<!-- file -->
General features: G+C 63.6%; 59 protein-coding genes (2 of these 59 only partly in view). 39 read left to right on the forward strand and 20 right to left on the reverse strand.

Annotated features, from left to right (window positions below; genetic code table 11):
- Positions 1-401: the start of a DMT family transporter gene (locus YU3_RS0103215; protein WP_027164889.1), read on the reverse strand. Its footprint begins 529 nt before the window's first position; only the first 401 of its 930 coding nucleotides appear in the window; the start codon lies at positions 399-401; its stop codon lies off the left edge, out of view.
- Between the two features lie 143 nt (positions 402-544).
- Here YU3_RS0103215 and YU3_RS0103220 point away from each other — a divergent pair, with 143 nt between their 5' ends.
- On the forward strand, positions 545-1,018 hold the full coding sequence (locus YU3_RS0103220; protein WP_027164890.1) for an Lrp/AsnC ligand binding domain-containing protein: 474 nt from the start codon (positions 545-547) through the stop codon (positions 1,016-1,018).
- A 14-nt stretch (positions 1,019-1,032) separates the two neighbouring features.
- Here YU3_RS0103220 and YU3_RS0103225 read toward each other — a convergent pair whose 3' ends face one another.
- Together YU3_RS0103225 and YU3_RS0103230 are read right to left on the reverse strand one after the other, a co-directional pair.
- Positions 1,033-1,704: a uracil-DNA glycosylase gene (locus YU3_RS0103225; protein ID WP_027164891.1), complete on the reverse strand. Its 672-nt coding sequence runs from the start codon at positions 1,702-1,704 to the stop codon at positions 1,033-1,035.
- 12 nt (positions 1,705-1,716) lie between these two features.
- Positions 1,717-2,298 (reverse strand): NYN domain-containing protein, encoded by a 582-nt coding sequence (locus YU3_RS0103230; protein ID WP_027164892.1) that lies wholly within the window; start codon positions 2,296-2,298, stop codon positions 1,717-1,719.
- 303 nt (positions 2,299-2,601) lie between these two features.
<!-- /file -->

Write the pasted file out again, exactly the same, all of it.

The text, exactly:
General features: G+C 63.6%; 59 protein-coding genes (2 of these 59 only partly in view). 39 read left to right on the forward strand and 20 right to left on the reverse strand.

Annotated features, from left to right (window positions below; genetic code table 11):
- Positions 1-401: the start of a DMT family transporter gene (locus YU3_RS0103215; protein WP_027164889.1), read on the reverse strand. Its footprint begins 529 nt before the window's first position; only the first 401 of its 930 coding nucleotides appear in the window; the start codon lies at positions 399-401; its stop codon lies off the left edge, out of view.
- Between the two features lie 143 nt (positions 402-544).
- Here YU3_RS0103215 and YU3_RS0103220 point away from each other — a divergent pair, with 143 nt between their 5' ends.
- On the forward strand, positions 545-1,018 hold the full coding sequence (locus YU3_RS0103220; protein WP_027164890.1) for an Lrp/AsnC ligand binding domain-containing protein: 474 nt from the start codon (positions 545-547) through the stop codon (positions 1,016-1,018).
- A 14-nt stretch (positions 1,019-1,032) separates the two neighbouring features.
- Here YU3_RS0103220 and YU3_RS0103225 read toward each other — a convergent pair whose 3' ends face one another.
- Together YU3_RS0103225 and YU3_RS0103230 are read right to left on the reverse strand one after the other, a co-directional pair.
- Positions 1,033-1,704: a uracil-DNA glycosylase gene (locus YU3_RS0103225; protein ID WP_027164891.1), complete on the reverse strand. Its 672-nt coding sequence runs from the start codon at positions 1,702-1,704 to the stop codon at positions 1,033-1,035.
- 12 nt (positions 1,705-1,716) lie between these two features.
- Positions 1,717-2,298 (reverse strand): NYN domain-containing protein, encoded by a 582-nt coding sequence (locus YU3_RS0103230; protein ID WP_027164892.1) that lies wholly within the window; start codon positions 2,296-2,298, stop codon positions 1,717-1,719.
- 303 nt (positions 2,299-2,601) lie between these two features.